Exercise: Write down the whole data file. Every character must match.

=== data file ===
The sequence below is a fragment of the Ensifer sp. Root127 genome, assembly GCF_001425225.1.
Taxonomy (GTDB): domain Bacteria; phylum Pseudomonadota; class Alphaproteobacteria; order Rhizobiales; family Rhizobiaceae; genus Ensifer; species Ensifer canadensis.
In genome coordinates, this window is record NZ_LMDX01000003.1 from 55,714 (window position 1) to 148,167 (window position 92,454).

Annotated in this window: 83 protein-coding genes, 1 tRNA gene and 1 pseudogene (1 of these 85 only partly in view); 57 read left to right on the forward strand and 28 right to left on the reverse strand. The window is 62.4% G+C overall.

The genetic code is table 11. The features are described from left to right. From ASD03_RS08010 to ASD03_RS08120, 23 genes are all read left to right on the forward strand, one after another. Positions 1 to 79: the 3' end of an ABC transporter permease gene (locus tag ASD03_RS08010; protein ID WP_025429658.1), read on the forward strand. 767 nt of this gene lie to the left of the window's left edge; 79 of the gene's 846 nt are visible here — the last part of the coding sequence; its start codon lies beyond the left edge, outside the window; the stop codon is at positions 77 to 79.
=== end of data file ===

The sequence below is a fragment of the Ensifer sp. Root127 genome, assembly GCF_001425225.1.
Taxonomy (GTDB): domain Bacteria; phylum Pseudomonadota; class Alphaproteobacteria; order Rhizobiales; family Rhizobiaceae; genus Ensifer; species Ensifer canadensis.
In genome coordinates, this window is record NZ_LMDX01000003.1 from 55,714 (window position 1) to 148,167 (window position 92,454).

Annotated in this window: 83 protein-coding genes, 1 tRNA gene and 1 pseudogene (1 of these 85 only partly in view); 57 read left to right on the forward strand and 28 right to left on the reverse strand. The window is 62.4% G+C overall.

The genetic code is table 11. The features are described from left to right. From ASD03_RS08010 to ASD03_RS08120, 23 genes are all read left to right on the forward strand, one after another. Positions 1 to 79: the 3' end of an ABC transporter permease gene (locus tag ASD03_RS08010; protein ID WP_025429658.1), read on the forward strand. 767 nt of this gene lie to the left of the window's left edge; 79 of the gene's 846 nt are visible here — the last part of the coding sequence; its start codon lies beyond the left edge, outside the window; the stop codon is at positions 77 to 79.